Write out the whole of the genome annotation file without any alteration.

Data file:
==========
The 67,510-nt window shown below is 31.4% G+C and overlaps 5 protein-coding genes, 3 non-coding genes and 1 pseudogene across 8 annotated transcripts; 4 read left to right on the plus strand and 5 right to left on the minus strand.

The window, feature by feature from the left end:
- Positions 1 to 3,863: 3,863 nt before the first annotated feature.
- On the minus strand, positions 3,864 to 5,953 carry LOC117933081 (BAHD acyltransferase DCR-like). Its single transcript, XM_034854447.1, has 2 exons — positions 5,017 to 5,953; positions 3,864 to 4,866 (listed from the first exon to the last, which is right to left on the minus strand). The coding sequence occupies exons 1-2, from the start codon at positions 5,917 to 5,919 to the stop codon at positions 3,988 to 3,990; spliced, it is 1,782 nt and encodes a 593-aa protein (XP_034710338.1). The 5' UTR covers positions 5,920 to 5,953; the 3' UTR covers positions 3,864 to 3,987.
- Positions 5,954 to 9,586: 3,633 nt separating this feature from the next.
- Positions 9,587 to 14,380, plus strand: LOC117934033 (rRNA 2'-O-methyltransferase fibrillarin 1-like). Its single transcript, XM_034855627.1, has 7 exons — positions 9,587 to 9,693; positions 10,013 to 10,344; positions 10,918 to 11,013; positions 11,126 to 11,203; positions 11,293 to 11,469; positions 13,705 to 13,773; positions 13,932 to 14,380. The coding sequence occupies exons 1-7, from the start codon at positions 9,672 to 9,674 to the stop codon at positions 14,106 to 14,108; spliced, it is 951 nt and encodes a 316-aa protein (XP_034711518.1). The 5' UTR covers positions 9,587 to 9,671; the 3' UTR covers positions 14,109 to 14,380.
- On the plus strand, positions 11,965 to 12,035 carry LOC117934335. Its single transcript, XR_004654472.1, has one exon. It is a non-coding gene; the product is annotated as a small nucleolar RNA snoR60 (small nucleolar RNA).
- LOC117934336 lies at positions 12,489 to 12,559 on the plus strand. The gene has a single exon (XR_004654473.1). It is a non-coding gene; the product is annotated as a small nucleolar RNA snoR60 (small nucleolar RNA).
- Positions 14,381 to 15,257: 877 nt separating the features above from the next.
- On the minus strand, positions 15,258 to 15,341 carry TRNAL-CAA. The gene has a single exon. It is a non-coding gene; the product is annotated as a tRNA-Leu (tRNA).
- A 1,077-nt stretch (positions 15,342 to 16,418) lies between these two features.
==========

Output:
The 67,510-nt window shown below is 31.4% G+C and overlaps 5 protein-coding genes, 3 non-coding genes and 1 pseudogene across 8 annotated transcripts; 4 read left to right on the plus strand and 5 right to left on the minus strand.

The window, feature by feature from the left end:
- Positions 1 to 3,863: 3,863 nt before the first annotated feature.
- On the minus strand, positions 3,864 to 5,953 carry LOC117933081 (BAHD acyltransferase DCR-like). Its single transcript, XM_034854447.1, has 2 exons — positions 5,017 to 5,953; positions 3,864 to 4,866 (listed from the first exon to the last, which is right to left on the minus strand). The coding sequence occupies exons 1-2, from the start codon at positions 5,917 to 5,919 to the stop codon at positions 3,988 to 3,990; spliced, it is 1,782 nt and encodes a 593-aa protein (XP_034710338.1). The 5' UTR covers positions 5,920 to 5,953; the 3' UTR covers positions 3,864 to 3,987.
- Positions 5,954 to 9,586: 3,633 nt separating this feature from the next.
- Positions 9,587 to 14,380, plus strand: LOC117934033 (rRNA 2'-O-methyltransferase fibrillarin 1-like). Its single transcript, XM_034855627.1, has 7 exons — positions 9,587 to 9,693; positions 10,013 to 10,344; positions 10,918 to 11,013; positions 11,126 to 11,203; positions 11,293 to 11,469; positions 13,705 to 13,773; positions 13,932 to 14,380. The coding sequence occupies exons 1-7, from the start codon at positions 9,672 to 9,674 to the stop codon at positions 14,106 to 14,108; spliced, it is 951 nt and encodes a 316-aa protein (XP_034711518.1). The 5' UTR covers positions 9,587 to 9,671; the 3' UTR covers positions 14,109 to 14,380.
- On the plus strand, positions 11,965 to 12,035 carry LOC117934335. Its single transcript, XR_004654472.1, has one exon. It is a non-coding gene; the product is annotated as a small nucleolar RNA snoR60 (small nucleolar RNA).
- LOC117934336 lies at positions 12,489 to 12,559 on the plus strand. The gene has a single exon (XR_004654473.1). It is a non-coding gene; the product is annotated as a small nucleolar RNA snoR60 (small nucleolar RNA).
- Positions 14,381 to 15,257: 877 nt separating the features above from the next.
- On the minus strand, positions 15,258 to 15,341 carry TRNAL-CAA. The gene has a single exon. It is a non-coding gene; the product is annotated as a tRNA-Leu (tRNA).
- A 1,077-nt stretch (positions 15,342 to 16,418) lies between these two features.